Monday, September 17, 2012


Meaning: Urquhart's English name for pimpompet, which Cotgrave helpfully defines as "A kind of Game wherein three hit each other on the bumme with one of their feet." Later definitions call it an 'antick dance' rather than a game.

Usefulness: 2 (An incredibly apt metaphor for some meetings, although rather specific as to number. It lost points for sounding like a swearword, but could be useful as a swearword instead.)

Logofascination: 1 (a lovely example of how Sir Thomas worked: combining units - bum + dock (rump) + dousse (beat, strike) - to match the (non)sense and rhythm of the original.)

In the wild: in Richard W. Bailey's 1993 keynote speech from the Conference on Early Dictionary Databases. He uses bumdockdousse to illustrate a point, but also discusses technology and lexicography, calling 1993 a golden age of lexicography, particularly compared to the days of punch cards.  One can only wonder what he would have thought of today: I currently have open the OED online, Cotgrave's, a searchable database of Early Modern English, and the bumdockdousse entry in The Omnificent English Dictionary In Limerick Form, my new favourite website.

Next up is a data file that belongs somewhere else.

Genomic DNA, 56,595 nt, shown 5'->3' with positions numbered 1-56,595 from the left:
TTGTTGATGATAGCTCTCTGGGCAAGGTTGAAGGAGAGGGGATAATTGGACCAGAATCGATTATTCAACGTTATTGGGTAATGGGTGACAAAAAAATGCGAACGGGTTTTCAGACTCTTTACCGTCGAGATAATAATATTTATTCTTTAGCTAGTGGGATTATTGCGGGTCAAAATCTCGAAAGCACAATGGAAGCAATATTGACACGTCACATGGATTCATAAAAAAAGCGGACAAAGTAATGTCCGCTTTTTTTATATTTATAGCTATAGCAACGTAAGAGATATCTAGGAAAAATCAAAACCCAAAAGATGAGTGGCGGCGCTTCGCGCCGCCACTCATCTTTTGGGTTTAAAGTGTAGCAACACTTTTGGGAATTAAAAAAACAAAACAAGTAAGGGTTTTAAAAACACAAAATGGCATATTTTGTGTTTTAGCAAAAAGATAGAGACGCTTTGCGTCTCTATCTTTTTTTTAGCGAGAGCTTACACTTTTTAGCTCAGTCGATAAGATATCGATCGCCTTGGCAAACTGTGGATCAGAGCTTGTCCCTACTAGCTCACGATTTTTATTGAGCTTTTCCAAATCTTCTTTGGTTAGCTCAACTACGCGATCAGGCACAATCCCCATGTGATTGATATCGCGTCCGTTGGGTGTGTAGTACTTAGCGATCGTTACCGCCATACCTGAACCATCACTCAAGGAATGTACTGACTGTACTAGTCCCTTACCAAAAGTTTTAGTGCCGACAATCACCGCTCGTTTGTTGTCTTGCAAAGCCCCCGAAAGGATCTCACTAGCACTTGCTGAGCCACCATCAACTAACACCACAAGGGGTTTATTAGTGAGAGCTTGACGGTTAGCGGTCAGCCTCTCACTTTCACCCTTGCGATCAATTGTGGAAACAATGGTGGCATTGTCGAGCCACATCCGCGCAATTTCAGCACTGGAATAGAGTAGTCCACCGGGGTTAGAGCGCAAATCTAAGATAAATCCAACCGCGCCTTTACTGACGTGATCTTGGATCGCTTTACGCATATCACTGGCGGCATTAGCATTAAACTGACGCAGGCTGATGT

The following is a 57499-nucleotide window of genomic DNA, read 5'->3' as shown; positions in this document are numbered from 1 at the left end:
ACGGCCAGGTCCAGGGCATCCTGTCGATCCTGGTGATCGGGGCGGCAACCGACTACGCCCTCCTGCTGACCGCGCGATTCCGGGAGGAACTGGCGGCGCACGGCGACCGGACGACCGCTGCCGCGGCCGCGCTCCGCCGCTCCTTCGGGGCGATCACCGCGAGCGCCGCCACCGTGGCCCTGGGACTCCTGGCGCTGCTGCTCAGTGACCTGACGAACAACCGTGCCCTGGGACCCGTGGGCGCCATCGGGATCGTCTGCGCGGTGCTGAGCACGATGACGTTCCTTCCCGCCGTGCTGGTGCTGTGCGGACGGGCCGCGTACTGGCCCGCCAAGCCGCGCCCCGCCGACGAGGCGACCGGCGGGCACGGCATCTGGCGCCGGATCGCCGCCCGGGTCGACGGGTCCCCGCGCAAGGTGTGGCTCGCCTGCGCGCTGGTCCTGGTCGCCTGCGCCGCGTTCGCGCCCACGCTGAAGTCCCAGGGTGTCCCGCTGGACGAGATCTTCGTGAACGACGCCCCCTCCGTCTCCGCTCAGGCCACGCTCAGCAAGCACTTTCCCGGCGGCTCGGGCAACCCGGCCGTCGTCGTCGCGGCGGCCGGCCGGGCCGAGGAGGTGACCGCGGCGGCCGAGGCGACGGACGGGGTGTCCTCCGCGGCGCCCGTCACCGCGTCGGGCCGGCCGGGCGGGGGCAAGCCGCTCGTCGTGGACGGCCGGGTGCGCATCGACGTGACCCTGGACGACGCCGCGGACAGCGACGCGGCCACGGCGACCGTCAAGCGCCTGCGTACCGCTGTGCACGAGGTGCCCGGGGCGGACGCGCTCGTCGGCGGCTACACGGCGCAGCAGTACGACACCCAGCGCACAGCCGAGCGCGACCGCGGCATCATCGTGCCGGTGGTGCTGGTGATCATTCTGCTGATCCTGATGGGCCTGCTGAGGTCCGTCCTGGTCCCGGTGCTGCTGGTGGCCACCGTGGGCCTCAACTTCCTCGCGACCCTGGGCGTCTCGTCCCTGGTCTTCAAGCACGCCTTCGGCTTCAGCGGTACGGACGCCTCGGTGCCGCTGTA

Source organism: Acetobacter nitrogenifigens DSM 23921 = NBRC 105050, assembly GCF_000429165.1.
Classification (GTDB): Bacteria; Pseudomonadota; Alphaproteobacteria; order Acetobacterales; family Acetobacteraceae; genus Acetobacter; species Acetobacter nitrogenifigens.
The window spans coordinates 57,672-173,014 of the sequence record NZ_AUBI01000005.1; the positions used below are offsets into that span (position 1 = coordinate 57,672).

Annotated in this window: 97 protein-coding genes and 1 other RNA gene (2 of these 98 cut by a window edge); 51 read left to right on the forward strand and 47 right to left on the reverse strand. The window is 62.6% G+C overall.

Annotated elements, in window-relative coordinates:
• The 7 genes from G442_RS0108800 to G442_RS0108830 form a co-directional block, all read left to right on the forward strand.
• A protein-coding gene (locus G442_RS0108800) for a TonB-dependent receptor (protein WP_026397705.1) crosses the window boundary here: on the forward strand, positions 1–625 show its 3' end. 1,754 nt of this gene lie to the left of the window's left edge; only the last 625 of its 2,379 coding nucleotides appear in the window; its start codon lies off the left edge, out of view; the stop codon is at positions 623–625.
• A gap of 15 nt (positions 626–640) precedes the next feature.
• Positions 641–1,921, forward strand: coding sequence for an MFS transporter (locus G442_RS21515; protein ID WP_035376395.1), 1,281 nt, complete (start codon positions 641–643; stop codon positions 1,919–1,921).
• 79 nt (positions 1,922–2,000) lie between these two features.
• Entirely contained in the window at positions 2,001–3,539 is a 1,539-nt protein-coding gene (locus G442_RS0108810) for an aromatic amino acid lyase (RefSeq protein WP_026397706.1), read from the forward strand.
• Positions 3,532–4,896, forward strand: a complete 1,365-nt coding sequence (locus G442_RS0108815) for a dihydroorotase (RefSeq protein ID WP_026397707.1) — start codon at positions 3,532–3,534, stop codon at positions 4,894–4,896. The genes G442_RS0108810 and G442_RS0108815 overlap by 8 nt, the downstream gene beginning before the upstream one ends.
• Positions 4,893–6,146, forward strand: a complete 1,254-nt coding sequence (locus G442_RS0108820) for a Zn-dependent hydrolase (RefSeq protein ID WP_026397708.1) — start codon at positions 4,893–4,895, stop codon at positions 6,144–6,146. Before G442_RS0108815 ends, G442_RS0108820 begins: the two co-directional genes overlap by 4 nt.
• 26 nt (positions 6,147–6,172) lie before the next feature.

Degrees: 0

Connections: n/a

Used in: G&P, Book the First (Gargantua), XXII: The games of Gargantua. This is a beautiful and occasionally mysterious list of games Gargantua played:
"At the leek. At the casting top. At bumdockdousse. At the hobgoblins. At the loose gig. At the O wonderful. At the hoop. At the soily smutchy. At the sow. At fast and loose. At belly to belly. At scutchbreech. At the dales or straths. At the broom-besom. At the twigs. At St. Cosme, I come to adore thee. At the quoits. At I'm for that."  
If you're ever after a band name, I recommend this chapter.

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